The inbetweeners

I’ve always thought that the most interesting stuff happens in the gap between ‘things’, the interstitial spaces. There are any number of high philosophical concepts you could develop from such an opener, but I’m talking about incidental material that I use in my work, the stuff that isn’t fan videos or streaming from VEVO.

In the old days this would have been called ‘found footage’. It was unearthed at jumble sales and charity shops, but what is found footage in the digital era? Well some of it is that old analogue content, digitised for teh internets. A prime example being the AV Geeks, curators of an enormous archive of digitised footage, largely sourced from Public Service Announcements and educational films from the States.

But there is so much more, and so much more to my live shows than music videos. Some of my favourite material is a spoof, either knowingly or reimagined via remix. Take for example the oeuvre of Reverend Bob. I love the Reverend, not least because he is tangentially related to the Church of Sub-Genius, of which I am myself a Minister. Lets hear a word from Bob…

Continuing this irreligious theme, there are some great examples of found footage which were originally created for the old medium, but which were subsequently shared with the ether by a digivangelist.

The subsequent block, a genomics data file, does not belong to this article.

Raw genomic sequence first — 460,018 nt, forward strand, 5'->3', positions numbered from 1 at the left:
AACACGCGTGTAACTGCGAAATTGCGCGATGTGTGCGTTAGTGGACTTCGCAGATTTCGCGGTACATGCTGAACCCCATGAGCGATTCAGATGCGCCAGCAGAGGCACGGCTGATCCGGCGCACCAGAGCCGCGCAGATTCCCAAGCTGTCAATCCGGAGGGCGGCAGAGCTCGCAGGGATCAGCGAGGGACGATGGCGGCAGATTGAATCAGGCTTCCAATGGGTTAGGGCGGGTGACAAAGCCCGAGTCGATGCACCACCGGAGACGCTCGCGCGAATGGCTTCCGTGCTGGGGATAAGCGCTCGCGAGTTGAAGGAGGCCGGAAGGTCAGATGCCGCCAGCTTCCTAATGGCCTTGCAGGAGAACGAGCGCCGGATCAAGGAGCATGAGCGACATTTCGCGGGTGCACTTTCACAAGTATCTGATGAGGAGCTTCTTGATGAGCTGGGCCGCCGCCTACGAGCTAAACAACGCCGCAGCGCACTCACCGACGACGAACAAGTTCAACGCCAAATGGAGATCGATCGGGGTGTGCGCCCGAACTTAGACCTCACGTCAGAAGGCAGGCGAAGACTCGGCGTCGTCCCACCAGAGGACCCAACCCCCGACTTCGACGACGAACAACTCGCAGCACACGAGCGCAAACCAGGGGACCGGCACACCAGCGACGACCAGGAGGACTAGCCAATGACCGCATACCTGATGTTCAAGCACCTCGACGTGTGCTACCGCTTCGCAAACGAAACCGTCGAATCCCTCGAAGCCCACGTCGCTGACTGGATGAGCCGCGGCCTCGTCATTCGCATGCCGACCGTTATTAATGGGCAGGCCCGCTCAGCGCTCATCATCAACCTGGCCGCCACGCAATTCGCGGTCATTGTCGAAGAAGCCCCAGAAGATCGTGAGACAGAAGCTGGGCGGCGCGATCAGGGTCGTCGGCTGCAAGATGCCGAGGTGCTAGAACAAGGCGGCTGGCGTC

If you detect a connecting theme of anti-establishment humour, its a gold star and extra milk rations for you. The bits in between are the places I get my message across and what makes a live set so much more than a music video mix.

Since I added a third ‘deck’ to my live setup, I’m finding so many more opportunities to expand on the relationships between interstitial material, with the ‘music’ often playing a subordinate role. I’ll look at the types of content that typically get overlaid via the third deck in a future blog. But for now, lets end, with yet more found footage from the old medium. Goodnight.

2 thoughts on “The inbetweeners

  1. Pingback: A smoking dog called Butch | tim ineaux

  2. Pingback: Cut, cut, CUT | tim ineaux

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